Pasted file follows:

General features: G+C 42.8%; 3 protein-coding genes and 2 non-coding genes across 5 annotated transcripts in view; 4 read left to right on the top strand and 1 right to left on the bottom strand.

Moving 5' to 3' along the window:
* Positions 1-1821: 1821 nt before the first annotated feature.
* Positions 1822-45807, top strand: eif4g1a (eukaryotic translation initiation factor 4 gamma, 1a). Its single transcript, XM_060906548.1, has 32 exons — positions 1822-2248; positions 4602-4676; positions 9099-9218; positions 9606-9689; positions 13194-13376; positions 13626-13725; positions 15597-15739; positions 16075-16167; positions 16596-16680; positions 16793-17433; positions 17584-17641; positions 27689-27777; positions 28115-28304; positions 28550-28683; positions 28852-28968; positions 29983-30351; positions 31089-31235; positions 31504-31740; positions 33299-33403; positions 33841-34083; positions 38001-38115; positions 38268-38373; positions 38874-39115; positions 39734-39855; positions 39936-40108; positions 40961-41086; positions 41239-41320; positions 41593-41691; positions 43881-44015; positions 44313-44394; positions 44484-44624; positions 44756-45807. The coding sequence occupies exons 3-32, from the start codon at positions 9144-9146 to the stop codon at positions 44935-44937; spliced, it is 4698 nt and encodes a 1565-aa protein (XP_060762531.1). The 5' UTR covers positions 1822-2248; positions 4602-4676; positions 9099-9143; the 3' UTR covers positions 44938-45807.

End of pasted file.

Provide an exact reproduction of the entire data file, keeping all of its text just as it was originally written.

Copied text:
General features: G+C 42.8%; 3 protein-coding genes and 2 non-coding genes across 5 annotated transcripts in view; 4 read left to right on the top strand and 1 right to left on the bottom strand.

Moving 5' to 3' along the window:
* Positions 1-1821: 1821 nt before the first annotated feature.
* Positions 1822-45807, top strand: eif4g1a (eukaryotic translation initiation factor 4 gamma, 1a). Its single transcript, XM_060906548.1, has 32 exons — positions 1822-2248; positions 4602-4676; positions 9099-9218; positions 9606-9689; positions 13194-13376; positions 13626-13725; positions 15597-15739; positions 16075-16167; positions 16596-16680; positions 16793-17433; positions 17584-17641; positions 27689-27777; positions 28115-28304; positions 28550-28683; positions 28852-28968; positions 29983-30351; positions 31089-31235; positions 31504-31740; positions 33299-33403; positions 33841-34083; positions 38001-38115; positions 38268-38373; positions 38874-39115; positions 39734-39855; positions 39936-40108; positions 40961-41086; positions 41239-41320; positions 41593-41691; positions 43881-44015; positions 44313-44394; positions 44484-44624; positions 44756-45807. The coding sequence occupies exons 3-32, from the start codon at positions 9144-9146 to the stop codon at positions 44935-44937; spliced, it is 4698 nt and encodes a 1565-aa protein (XP_060762531.1). The 5' UTR covers positions 1822-2248; positions 4602-4676; positions 9099-9143; the 3' UTR covers positions 44938-45807.